skyr: An innovative presence in a crowded market
New yogurt skyr became a £12.2 million brand in only thirteen months enabling global dairy company Arla Foods to break into the competitive UK yogurt category with serious success.
In recent years, the lid has been lifted on low fat and fat free yogurts that often contain lots of sugar. Arla aimed to transform the world of yogurt, by creating a product that’s naturally low in sugar and nutritious with high protein, no fat and 50% more milk. Arla wanted to become a ‘champion of dairy’, so it needed to do more than sell yogurt, it needed to be revolutionary.
One of its biggest challenges was the huge competition. The yogurt aisle is crowded and most of the products aim to influence the consumer at shelf, with around 80% of purchases being influenced in store at the last six feet to purchase. And it needed to transform the perception that Greek or Greek-style yogurts are the healthiest options. Arla wouldn’t have long to challenge these assumptions – just six feet – so they needed a ground-breaking design and turned to agency Elmwood.
Far from wanting to blend in with the others on the shelf, Arla needed a unique approach. Aiming at the health conscious over 55s and busy young professionals, there was an opportunity to empower and inform its consumers.
As a new product, it’s not easy to dig out heritage, so Arla drew on its Scandinavian roots, hence the name skyr. It provided the perfect foundations for simple packaging, which helped convey its natural ingredients and stand out from the complex products in its competition, think Onken, Yeo Valley, Daneo.
The designers worked with this to create a striking design that’s also calming – a balance that’s not easy to strike. The idea of the iceberg draws on the Nordic landscape and evokes the feeling of something pure on top with something refreshing, delicious and full of energy underneath. It definitely provides a welcome contrast to a dollop of yogurt with fruit on a spoon.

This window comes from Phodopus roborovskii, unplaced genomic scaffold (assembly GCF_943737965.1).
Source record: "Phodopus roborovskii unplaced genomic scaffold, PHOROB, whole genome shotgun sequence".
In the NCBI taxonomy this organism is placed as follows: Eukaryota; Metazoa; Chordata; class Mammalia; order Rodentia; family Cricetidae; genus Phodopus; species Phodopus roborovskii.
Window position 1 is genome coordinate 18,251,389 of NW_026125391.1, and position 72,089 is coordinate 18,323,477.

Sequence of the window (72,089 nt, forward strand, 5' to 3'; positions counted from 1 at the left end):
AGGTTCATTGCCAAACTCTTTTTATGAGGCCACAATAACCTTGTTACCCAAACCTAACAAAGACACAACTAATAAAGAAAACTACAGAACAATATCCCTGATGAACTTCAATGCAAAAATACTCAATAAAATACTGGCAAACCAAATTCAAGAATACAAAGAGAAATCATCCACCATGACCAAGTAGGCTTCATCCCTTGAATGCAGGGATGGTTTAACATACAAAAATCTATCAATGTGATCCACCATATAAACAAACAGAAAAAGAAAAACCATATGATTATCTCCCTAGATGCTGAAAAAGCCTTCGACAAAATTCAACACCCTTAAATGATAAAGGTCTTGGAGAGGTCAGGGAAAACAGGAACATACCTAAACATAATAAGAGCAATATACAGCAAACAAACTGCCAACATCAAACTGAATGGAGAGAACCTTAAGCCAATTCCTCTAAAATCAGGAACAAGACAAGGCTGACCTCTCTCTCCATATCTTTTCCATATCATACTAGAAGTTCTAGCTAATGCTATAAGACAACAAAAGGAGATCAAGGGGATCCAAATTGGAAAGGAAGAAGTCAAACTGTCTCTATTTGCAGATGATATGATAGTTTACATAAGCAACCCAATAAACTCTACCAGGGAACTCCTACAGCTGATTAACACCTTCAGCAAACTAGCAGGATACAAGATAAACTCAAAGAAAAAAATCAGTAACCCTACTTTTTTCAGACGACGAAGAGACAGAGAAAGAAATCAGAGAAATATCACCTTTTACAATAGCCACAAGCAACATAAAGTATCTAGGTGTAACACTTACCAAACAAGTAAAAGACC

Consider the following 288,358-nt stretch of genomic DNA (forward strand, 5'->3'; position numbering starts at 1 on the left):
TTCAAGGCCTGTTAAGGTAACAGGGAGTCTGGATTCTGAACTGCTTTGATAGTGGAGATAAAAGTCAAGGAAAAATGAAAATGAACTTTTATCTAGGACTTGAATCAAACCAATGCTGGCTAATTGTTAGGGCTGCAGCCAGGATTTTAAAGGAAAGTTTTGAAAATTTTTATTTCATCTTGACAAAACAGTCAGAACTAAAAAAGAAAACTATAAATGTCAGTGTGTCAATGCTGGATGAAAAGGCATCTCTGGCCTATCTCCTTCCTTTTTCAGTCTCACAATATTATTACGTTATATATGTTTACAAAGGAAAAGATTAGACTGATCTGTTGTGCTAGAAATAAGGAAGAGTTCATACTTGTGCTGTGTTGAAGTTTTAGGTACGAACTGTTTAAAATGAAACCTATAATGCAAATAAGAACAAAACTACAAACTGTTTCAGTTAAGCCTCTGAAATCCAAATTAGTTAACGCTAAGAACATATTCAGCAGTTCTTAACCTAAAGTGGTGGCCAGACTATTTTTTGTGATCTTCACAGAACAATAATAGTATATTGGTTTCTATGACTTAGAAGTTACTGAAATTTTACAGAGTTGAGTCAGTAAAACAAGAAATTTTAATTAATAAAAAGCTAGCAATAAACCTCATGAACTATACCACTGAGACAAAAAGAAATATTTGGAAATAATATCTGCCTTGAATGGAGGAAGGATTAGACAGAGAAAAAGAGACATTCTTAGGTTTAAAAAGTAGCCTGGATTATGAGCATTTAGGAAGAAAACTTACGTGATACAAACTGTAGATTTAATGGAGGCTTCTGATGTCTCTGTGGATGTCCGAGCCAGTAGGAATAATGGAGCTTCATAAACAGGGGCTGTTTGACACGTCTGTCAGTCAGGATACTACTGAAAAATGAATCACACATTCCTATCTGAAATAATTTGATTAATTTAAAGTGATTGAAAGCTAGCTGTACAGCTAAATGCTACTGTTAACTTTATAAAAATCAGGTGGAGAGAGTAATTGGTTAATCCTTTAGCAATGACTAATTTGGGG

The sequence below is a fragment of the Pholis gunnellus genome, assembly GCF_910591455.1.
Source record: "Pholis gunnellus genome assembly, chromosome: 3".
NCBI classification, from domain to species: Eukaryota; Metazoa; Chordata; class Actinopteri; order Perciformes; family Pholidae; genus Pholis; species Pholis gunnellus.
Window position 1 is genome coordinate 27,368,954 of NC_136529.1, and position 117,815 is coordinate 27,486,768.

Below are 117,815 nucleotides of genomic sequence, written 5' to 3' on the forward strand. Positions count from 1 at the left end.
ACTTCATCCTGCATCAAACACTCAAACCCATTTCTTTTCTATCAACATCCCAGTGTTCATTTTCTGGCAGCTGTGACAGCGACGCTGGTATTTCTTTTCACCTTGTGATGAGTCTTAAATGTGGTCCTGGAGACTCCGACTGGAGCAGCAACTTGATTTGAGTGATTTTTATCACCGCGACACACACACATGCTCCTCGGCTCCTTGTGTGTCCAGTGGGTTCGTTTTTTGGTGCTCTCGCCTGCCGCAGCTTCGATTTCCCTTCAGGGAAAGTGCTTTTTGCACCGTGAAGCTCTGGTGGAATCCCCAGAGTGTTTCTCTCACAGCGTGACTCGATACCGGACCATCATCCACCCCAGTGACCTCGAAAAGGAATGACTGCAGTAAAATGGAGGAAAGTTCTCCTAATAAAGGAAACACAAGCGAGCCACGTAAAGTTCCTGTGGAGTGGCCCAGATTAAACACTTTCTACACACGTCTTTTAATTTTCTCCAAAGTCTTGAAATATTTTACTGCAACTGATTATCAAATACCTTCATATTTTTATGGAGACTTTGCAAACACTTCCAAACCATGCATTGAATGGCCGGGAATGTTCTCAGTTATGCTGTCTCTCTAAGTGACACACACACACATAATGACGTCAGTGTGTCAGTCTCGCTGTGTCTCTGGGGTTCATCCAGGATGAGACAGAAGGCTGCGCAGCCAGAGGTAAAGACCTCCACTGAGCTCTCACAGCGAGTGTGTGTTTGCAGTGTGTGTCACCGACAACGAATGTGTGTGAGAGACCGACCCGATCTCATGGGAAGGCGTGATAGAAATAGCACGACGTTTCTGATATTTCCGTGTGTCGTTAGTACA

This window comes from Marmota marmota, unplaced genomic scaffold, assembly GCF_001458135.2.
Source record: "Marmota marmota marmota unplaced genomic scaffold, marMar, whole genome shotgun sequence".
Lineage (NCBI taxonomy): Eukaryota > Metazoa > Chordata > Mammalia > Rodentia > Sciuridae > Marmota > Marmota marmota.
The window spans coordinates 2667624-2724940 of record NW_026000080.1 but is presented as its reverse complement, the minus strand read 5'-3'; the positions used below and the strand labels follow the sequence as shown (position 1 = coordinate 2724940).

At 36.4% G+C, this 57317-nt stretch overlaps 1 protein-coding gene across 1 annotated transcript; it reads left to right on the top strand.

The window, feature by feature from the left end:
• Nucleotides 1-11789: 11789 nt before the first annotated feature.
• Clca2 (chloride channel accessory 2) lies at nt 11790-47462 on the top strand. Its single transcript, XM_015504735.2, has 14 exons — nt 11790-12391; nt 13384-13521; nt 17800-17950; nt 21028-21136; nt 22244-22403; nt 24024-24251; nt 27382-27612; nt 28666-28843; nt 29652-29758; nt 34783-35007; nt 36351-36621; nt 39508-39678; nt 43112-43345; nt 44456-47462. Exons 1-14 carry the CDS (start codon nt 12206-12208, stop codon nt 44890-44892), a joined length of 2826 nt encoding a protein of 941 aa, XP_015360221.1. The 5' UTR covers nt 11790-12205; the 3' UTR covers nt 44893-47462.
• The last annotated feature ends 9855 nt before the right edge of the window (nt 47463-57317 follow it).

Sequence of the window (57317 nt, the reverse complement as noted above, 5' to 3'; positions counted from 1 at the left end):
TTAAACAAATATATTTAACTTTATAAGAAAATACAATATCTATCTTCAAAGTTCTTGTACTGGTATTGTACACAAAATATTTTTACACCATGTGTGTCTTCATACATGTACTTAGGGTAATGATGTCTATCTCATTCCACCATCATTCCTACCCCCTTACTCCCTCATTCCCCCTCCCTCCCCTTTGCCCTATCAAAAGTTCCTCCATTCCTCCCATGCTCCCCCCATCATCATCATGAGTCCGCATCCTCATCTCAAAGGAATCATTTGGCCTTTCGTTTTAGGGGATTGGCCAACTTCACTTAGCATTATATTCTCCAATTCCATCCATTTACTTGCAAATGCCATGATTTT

In a market filled with fierce competition, Arla has grown to be the 12th largest supplier of yogurt in the UK and skyr has proved so popular production is struggling to keep up with demand. Gaining listings in the UK’s big four supermarkets and beyond, it has engaged consumers and ensured cut through at the point of sale, with 70% of skyr sales adding incremental value to the yogurt category.
Arla skyr became a £12.2 million brand in 13 months, and is predicted to become a £21 million brand in just 20 months. By appealing to a broader target audience than anticipated, its 3% penetration target was smashed, reaching 8.3% a year after launch. The stand out appeal created by the design at the crucial shelf fixture was key to turning recognition into purchase, with aided awareness for skyr being extremely strong at 45%.
The great news for Arla farmers is that they will see more of their milk being utilised in a product that has proved to actually add value to its category, creating opportunities for their own growth.
Judged by business leaders and entered jointly by client and designer, the DBA Design Effectiveness Awards recognise and reward designs that have had a tangible, measurable impact on business success. The Call for Entries is now closed. Email firstname.lastname@example.org to express your interest in the 2019 Design Effectiveness Awards.